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Back to School: An Amazing Day on Campus

We enjoy a riveting day talking with (and debating!) world-renowned researchers and award-winning students

At TAU's Sackler Faculty of Medicine, Dr. Carmit Levy introduced us to her groundbreaking melanoma research. "We were all on a boat yesterday on the Red Sea — tanning — so this is very important for us to hear," said AFTAU President and CEO Gail Reiss. Dr. Levy and her students are developing novel approaches for the prevention, diagnosis, and treatment of skin cancer, particularly melanoma. A few floors down, we met with Dr. Neta Erez, an internationally recognized leader in the world of cancer research. Dr. Erez studies the "crucial interaction between the body's microenvironment and tumors" in the hopes of "one day turning cancer into a chronic but manageable disease."

"Together, Dr. Erez and her fantastic students are producing life-saving work — no other way to describe it," Jon Gurkoff said.

From medical research, we were transported straight into the heart of the animal kingdom — TAU's Zoological Gardens — the only research center and nature conservatorium of its kind in the world. We were stunned by the ducks, geese, peacocks, and many other birds and animals walking, climbing, and flying freely around us.

"This is truly wild, really unbelievable," said delegate Stevi Gurkoff as a peacock strutted past her in a flurry of color.

"We really hope we will be able to renovate the Gardens to modernize them in a way that protects the animals and spectators. Today we don't have the capacity to open it to the public, because of the way the animals are enclosed," said Prof. Noga Kronfeld-Schor, Head of the Ecological and Evolutionary Physiology Laboratory at the Department of Zoology.

We walked through the Gardens to Dr. Yossi Yovel's "Bat Cave" — the only facility in the world housing a colony of chip-imprinted bats. "At our lab, we are using the 'Big Brother' approach to monitor and study the social behavior of bats," Yovel told us. Marjorie Kaplan wondered, "Where do you find fruit bats in Israel?" Dr. Yovel, who held a bat out to his curious (but alarmed) visitors said, "Fruit bats in Israel dwell in the hills of Judea and Samaria or are 'bar-hoppers,' finding a new home every night in urban areas."

Out of the jungle and into the future, we were invited on a guided tour of TAU's pride and joy — the new Porter School of Environmental Studies Building — with Porter's Professional Director Dr. Arie Nesher. He wowed us with the intricate planning that went into making Israel's first LEED Platinum-designated building, "a self-sufficient building, a model for the future."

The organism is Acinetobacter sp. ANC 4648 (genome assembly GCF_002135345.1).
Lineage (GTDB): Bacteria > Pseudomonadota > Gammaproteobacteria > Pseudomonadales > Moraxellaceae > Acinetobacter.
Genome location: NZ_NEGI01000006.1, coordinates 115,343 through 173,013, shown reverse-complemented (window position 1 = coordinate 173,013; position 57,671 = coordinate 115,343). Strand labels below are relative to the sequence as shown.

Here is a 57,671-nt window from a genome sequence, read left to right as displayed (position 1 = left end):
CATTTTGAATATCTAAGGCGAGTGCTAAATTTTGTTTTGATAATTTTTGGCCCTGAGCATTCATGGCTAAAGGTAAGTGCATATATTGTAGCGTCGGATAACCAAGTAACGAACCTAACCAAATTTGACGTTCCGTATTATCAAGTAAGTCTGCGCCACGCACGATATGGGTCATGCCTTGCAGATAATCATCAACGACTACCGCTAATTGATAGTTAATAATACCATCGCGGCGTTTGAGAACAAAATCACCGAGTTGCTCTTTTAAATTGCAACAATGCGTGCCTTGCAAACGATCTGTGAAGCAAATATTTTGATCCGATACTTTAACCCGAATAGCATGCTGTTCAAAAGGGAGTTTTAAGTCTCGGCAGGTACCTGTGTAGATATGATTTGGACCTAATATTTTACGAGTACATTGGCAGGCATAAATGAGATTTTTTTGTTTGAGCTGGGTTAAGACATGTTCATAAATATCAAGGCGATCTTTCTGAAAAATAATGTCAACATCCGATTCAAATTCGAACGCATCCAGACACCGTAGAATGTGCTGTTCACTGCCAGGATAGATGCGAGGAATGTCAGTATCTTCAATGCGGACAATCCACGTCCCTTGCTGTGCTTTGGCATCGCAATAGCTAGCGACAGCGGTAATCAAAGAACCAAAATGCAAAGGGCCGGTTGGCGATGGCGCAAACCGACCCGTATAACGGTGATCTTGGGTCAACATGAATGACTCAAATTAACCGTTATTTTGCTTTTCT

After a lunch enlivened by a student debate, we were privy to a discussion of ethics and medical technology. From TAU's Buchmann Faculty of Law Prof. Shai Lavi presented what he called "the paradox of Jewish bioethics in Israel — a conservative, ultra-Orthodox worldview encouraging the paradoxical pro-science, pro-technology culture in Israel."

"How is it possible to reconcile the scientific-religious relationship in the absence of actual laws?" Meryl Topchik asked. Due to the Jewish stance on life beginning at delivery — rather than conception, as in Christianity — reproductive technology and stem cell research have received a stamp of approval from religious authorities in Israel.

Prof. Dani Offen, of TAU's Sagol School of Neuroscience, then delved into his life-saving stem-cell research — the focus of which has been ALS. "We look for hope where there has been no cure," Prof. Offen told us. Prof. Offen has used stem cells to repair severed spinal cords in mice — and is hopeful about the procedure's prospects for humans. "How long after a spinal cord injury did you introduce the stem cells?" Alison Axelrod, a physical therapist by training, asked. "Immediately," said Prof. Offen. "Although I believe it could be used up to a week after injury."

From medical ethics to the start-up nation, we were then treated to a series of talks by TAU's leading entrepreneurs. Shlomo Nimrodi, CEO of Ramot Ltd. — TAU's tech transfer entity — explored the great success he has had turning early stage technology into profitable commercial products. "We are situated precisely where industry and academia meet," he said.

We also received a crash course in Israeli innovation taught by Dean of the Faculty of Business Administration, Prof. Moshe Zviran. "Since the 1980s, Israel has demonstrated world-class levels of innovation and entrepreneurship," said Prof. Zviran. "But it is our objective at the Faculty to write the 'Start-up Nation 2.0,' to maintain our position of superiority in these fields." Prof. David Mendlovic — slated to head TAU's soon-to-be-opened campus-wide Innovation Center — also spoke about the skills and tools needed to maximize successful entrepreneurship.

We ended our day at Google's spectacular Tel Aviv headquarters — where we were led through scented corridors mirroring the distinct neighborhoods of Tel Aviv — to a meeting with Prof. Yossi Matias of Tel Aviv University's Blavatnik School of Computer Sciences, the Managing Director of Google's R&D Center in Israel, recently appointed a Vice President at Google. After discussing different community-focused initiatives launched by Google Tel Aviv, Prof. Matias said, "One thing I will stress — students today, more than ever, are in a position to change, to make a real impact, and Tel Aviv University is one of the top universities in Israel, and one of the top places we look for candidates."

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